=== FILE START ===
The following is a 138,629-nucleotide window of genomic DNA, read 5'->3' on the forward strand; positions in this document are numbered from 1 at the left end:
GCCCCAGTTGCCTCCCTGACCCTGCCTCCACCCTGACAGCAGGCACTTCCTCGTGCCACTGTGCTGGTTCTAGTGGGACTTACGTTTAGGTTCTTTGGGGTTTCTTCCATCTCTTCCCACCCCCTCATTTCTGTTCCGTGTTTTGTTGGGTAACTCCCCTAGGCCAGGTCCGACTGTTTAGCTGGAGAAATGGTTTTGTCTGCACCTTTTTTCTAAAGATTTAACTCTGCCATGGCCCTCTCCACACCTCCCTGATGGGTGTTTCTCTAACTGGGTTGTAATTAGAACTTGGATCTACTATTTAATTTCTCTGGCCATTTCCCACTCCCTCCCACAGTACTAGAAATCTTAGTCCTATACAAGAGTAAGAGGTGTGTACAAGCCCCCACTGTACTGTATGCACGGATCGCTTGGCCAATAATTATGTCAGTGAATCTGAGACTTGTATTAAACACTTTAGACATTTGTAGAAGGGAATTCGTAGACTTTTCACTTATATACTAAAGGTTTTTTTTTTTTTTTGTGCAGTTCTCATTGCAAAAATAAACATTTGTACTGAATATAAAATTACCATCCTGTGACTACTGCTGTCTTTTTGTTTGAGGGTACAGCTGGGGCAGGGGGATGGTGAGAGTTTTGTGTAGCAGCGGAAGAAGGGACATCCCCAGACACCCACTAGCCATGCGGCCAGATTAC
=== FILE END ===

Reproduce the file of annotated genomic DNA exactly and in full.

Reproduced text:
The following is a 138,629-nucleotide window of genomic DNA, read 5'->3' on the forward strand; positions in this document are numbered from 1 at the left end:
GCCCCAGTTGCCTCCCTGACCCTGCCTCCACCCTGACAGCAGGCACTTCCTCGTGCCACTGTGCTGGTTCTAGTGGGACTTACGTTTAGGTTCTTTGGGGTTTCTTCCATCTCTTCCCACCCCCTCATTTCTGTTCCGTGTTTTGTTGGGTAACTCCCCTAGGCCAGGTCCGACTGTTTAGCTGGAGAAATGGTTTTGTCTGCACCTTTTTTCTAAAGATTTAACTCTGCCATGGCCCTCTCCACACCTCCCTGATGGGTGTTTCTCTAACTGGGTTGTAATTAGAACTTGGATCTACTATTTAATTTCTCTGGCCATTTCCCACTCCCTCCCACAGTACTAGAAATCTTAGTCCTATACAAGAGTAAGAGGTGTGTACAAGCCCCCACTGTACTGTATGCACGGATCGCTTGGCCAATAATTATGTCAGTGAATCTGAGACTTGTATTAAACACTTTAGACATTTGTAGAAGGGAATTCGTAGACTTTTCACTTATATACTAAAGGTTTTTTTTTTTTTTTGTGCAGTTCTCATTGCAAAAATAAACATTTGTACTGAATATAAAATTACCATCCTGTGACTACTGCTGTCTTTTTGTTTGAGGGTACAGCTGGGGCAGGGGGATGGTGAGAGTTTTGTGTAGCAGCGGAAGAAGGGACATCCCCAGACACCCACTAGCCATGCGGCCAGATTAC